I know I’m not alone when I say, I like to rake leaves (and shovel snow)! I cringe when my husband powers up the blower, leaving a trail of fumes in his wake and blowing all of my delicate plants, including those adorable succulents (a.k.a. hens and chicks), into oblivion.
There are therapeutic and restorative aspects to raking leaves, as you spend time in the crisp fall air, soaking up vitamin D. Have you noticed the smell that comes up from beneath the leaves as you rake the earth? According to Horticulture Magazine, there is a strain of bacterium in soil, Mycobacterium vaccae, which has been found to trigger the release of serotonin, which in turn elevates mood and decreases anxiety. The bacterium has also been found to improve cognitive function!
While you are improving your mood, you are also building your core muscles by keeping your trunk stable as you sweep your arms from side to side building up piles of fallen leaves. You’re burning calories, too! Think of your self-esteem growing right alongside that pile as you see your hard work paying off.
An additional benefit I found this past week, as I brought several classes around campus to help rake and collect leaves for our compost pile, was the social aspect. When you are grouped with one or two people focused on raking, conversation seems to flow pretty freely. The raking acted as a good diversion, let down some barriers and opened the channels of dialogue. I learned some fun facts about my students as we worked our core and traded stories about everything from our birthdays to Halloween to family stories. There was one particularly sweet moment when D., a student who often has a very hard time with social interactions (especially with peers), asked a classmate to come rake near him. The student agreed and as they began to work on building a pile together, I overheard D. say to his classmate, “We can be friends. Have you ever had a friend?”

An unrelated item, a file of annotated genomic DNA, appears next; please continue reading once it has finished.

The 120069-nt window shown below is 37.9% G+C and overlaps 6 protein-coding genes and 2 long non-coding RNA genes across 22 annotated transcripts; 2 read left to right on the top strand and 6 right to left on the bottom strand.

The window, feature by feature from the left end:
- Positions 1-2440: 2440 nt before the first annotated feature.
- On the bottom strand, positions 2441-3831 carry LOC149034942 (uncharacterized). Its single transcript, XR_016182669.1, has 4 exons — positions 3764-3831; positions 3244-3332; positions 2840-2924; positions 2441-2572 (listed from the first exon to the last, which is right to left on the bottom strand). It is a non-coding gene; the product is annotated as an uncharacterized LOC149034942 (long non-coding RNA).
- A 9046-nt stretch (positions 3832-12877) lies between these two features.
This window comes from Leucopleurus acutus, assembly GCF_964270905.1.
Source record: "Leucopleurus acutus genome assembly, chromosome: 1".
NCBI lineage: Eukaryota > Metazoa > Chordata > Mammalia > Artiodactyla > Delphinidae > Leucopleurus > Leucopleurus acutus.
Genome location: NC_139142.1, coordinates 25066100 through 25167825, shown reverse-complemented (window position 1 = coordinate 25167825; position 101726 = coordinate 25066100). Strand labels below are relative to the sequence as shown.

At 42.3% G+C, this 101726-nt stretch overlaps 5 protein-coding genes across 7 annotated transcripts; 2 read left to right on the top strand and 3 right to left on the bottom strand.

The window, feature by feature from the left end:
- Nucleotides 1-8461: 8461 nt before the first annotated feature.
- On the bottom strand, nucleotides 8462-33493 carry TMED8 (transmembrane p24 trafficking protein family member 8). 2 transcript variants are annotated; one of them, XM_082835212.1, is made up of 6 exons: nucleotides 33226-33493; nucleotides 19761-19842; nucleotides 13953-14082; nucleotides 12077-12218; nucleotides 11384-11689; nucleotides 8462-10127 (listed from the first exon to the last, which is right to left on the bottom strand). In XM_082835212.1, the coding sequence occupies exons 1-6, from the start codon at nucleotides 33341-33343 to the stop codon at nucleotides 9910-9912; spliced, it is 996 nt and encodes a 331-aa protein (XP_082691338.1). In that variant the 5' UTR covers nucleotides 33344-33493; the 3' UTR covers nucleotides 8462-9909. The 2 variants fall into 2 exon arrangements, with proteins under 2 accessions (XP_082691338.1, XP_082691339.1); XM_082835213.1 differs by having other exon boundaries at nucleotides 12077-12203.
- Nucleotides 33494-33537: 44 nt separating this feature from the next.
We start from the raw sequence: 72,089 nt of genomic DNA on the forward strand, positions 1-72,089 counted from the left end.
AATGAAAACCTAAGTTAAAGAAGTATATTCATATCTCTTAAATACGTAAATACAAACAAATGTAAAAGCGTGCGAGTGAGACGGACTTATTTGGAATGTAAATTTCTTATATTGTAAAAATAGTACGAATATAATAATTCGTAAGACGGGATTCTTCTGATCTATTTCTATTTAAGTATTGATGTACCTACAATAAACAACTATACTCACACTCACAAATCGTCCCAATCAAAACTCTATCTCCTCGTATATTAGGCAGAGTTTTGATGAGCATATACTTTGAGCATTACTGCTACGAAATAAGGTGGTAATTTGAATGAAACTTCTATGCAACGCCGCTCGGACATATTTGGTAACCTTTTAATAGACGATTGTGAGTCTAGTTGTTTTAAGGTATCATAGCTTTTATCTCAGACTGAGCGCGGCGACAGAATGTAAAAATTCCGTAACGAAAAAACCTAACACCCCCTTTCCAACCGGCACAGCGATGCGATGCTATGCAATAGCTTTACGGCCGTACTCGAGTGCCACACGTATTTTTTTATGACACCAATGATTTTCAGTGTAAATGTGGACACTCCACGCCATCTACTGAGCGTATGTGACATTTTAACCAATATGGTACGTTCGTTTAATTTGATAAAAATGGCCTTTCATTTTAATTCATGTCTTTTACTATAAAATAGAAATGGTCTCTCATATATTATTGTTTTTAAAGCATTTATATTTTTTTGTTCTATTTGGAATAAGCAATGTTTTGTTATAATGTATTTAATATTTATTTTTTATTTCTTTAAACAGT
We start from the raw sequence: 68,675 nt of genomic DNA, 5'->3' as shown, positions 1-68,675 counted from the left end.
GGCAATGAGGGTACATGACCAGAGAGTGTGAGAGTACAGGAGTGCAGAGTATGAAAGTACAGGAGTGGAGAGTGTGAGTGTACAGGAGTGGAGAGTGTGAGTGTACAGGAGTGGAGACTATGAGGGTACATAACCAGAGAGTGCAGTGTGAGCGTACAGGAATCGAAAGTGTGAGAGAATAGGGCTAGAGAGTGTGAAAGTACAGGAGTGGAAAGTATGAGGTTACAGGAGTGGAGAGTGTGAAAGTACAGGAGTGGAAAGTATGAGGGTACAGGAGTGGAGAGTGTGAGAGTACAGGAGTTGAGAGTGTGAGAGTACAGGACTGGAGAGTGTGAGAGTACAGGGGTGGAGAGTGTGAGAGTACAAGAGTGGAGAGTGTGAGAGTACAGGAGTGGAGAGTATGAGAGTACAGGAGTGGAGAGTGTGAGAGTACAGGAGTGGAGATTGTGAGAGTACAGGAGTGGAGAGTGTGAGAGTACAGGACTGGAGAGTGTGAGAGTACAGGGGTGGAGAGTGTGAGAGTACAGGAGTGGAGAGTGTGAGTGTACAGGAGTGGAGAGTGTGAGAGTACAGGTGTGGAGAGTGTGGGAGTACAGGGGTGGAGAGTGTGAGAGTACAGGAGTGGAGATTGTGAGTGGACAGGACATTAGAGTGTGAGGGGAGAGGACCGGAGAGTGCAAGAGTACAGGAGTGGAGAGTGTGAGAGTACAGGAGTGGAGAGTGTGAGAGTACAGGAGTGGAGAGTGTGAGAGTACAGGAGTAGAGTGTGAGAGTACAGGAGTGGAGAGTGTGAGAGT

So, whether you are raking to enjoy some fresh air, improve your mood, burn some calories or spend a little quality time with a family member or friend, you are doing something good for yourself.
Raking: one more wonderful task to add to our arsenal of health-promoting garden-related jobs. Such a simple activity to benefit the whole person: body, mind and soul.